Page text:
Barbara T. Richman is editor in chief of Eos, the weekly newspaper of the Earth and space sciences published by the American Geophysical Union in Washington, D.C. Prior to that, she was managing editor of Environment magazine for almost 19 years.
"Sustainable Cinema" is a series of kinetic public sculptures that merge natural power with visual illusions to create a moving image. The artworks combine references to both the optical illusion toys that led to the invention of movies and early energy sources. By referencing the histories of both film and industrialization, these sculptures explore a possible future of environmentally responsible media—looking forward by looking back.
As an artist who mixes cinema with sculpture, I often focus on optics and how the moving image is created. "The Book of Film Care," a 1983 publication by Kodak, boasted that their film was "animal, vegetable, and mineral"—bragging that all the materials used to make the celluloid of the movie industry came from the natural world. The term "silver screen" derives from the actual embedding of silver into silk fabric, and even earlier shadow puppet shows projected onto opaque animal skin. This series of artworks considers alternative systems to create a moving image as if cinema had continued to evolve with sustainable elements instead of being influenced by the industrial and digital ages.
Culture’s spreading audiovisuality means that we are surrounded by screens, yet we rarely understand the technology behind them; few people could explain how a movie appears on an iPhone. These sculptures offer a moment when the mystery of the moving image can be grasped. They are simple illusions created with simple energy to make us reflect on how removed we are from the original magic of the moving image. It is a primal media experience, which, due to the rapid development of cinema technologies, is no longer an oxymoron.
Additionally, the source of their power changes the effect of the moving image in the sculptures. These machines directly and visibly capture the energy of the Earth. As a result, the animations seem to be channeling a life force. While part of the intrigue comes from the automaton element that is intrinsic in the work, their natural power source acts as a voice for the living Earth.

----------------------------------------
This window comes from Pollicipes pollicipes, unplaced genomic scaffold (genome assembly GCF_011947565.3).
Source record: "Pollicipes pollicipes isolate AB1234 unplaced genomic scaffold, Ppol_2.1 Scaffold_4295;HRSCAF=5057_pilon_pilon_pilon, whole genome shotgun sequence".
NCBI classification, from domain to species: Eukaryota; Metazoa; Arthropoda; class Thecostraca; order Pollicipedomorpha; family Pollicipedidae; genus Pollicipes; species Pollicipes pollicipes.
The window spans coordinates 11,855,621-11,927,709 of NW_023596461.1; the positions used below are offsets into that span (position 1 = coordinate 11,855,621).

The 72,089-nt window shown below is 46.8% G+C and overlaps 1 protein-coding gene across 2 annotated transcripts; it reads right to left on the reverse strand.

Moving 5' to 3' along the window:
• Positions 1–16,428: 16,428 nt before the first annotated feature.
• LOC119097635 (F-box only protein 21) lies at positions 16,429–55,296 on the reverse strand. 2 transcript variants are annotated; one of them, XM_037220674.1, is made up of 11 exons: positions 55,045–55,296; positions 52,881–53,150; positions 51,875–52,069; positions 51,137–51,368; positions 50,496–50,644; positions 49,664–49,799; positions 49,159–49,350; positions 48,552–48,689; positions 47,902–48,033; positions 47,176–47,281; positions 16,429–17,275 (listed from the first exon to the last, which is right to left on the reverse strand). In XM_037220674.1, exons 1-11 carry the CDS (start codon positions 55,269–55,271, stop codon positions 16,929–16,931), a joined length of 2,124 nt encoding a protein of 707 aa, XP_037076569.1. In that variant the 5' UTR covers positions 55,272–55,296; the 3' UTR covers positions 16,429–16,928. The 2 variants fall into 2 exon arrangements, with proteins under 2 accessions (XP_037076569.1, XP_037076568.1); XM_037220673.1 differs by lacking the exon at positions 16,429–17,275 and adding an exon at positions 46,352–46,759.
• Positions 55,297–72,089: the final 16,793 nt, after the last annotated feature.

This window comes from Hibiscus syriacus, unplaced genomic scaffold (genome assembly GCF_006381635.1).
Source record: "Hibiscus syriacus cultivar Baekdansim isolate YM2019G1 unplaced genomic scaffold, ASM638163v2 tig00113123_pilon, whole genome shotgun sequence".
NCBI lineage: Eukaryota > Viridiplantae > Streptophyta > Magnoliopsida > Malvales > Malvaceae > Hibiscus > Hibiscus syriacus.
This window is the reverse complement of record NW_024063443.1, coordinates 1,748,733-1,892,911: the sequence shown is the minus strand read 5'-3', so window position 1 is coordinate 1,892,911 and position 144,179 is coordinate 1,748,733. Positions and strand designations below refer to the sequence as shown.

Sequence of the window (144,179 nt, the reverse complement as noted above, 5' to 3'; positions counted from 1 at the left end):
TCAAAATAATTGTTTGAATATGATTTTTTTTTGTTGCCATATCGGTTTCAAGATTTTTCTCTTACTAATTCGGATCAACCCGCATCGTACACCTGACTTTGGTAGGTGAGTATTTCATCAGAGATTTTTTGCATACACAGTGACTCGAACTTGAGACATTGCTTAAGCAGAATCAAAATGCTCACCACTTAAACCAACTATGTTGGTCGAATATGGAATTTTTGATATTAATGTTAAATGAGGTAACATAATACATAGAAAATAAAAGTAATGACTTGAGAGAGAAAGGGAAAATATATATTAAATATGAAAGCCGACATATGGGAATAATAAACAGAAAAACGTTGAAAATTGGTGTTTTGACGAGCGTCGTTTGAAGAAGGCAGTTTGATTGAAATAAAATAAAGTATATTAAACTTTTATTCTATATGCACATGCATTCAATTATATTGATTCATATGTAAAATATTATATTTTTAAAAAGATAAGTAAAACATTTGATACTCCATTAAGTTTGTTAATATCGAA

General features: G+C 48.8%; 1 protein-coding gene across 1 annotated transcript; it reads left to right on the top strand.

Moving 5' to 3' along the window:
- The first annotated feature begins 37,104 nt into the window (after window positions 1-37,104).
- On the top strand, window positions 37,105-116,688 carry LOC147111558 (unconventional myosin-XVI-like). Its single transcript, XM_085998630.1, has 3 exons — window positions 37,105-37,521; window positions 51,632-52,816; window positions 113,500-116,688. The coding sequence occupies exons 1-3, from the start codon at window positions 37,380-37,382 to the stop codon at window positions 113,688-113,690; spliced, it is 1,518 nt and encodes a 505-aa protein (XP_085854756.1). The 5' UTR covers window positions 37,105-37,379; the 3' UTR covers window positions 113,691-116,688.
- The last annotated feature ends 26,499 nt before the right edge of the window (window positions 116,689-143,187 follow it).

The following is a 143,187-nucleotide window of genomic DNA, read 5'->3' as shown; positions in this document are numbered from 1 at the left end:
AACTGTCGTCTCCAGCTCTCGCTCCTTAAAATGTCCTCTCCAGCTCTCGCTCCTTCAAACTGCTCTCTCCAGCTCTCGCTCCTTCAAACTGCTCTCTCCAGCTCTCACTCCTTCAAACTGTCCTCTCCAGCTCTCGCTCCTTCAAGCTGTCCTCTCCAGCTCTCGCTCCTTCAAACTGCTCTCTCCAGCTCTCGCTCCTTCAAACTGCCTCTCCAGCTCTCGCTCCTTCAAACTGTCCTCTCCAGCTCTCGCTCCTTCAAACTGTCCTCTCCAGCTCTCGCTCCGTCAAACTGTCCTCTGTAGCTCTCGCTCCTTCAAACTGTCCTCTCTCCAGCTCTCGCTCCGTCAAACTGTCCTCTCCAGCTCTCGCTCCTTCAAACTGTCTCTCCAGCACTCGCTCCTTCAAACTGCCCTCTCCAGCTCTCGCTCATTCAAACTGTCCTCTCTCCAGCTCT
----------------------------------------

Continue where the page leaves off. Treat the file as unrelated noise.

An irony of the green energy movement is that the oldest energy forms, for example wind and water, are considered new replacements for more recently developed ones, like oil and coal. Sustainable energy is a re-imagining of the old, and these works aspire to do the same by re-imagining early cinema systems.
Additionally, they have been designed for public spaces, so they can stimulate general awareness and conversation about sustainable development. The cinematic elements first entertain and then inform the public about the fundamentals of sustainable design. The sculpture takes the abstract principles of sustainable energy and makes them tangible; by simplifying the processes, it becomes more accessible.
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Scott Hessels is an internationally recognized filmmaker and media artist who merges cinema with new technologies to create innovative media experiences. Over the past 30 years, he has released artworks in media including film, video, web, music, broadcast, print, kinetic sculpture, and performance. His films have been shown in hundreds of international film festivals and his new media installations have been presented in exhibitions around the world including the Museum of Modern Art in New York, CiberArt in Bilbao, The Ford Presidential Museum, SIGGRAPH, ISEA, and Japan's Media Art Festival. They have also been included in several books on new media art and magazines like Wired and Discover. His recent projects have mixed film with sensors, robotics, GPS systems and alternative forms of interactivity and have included partnerships with NASA, The Federal Aviation Administration and Nokia among others. He is currently with City University at the School of Creative Media.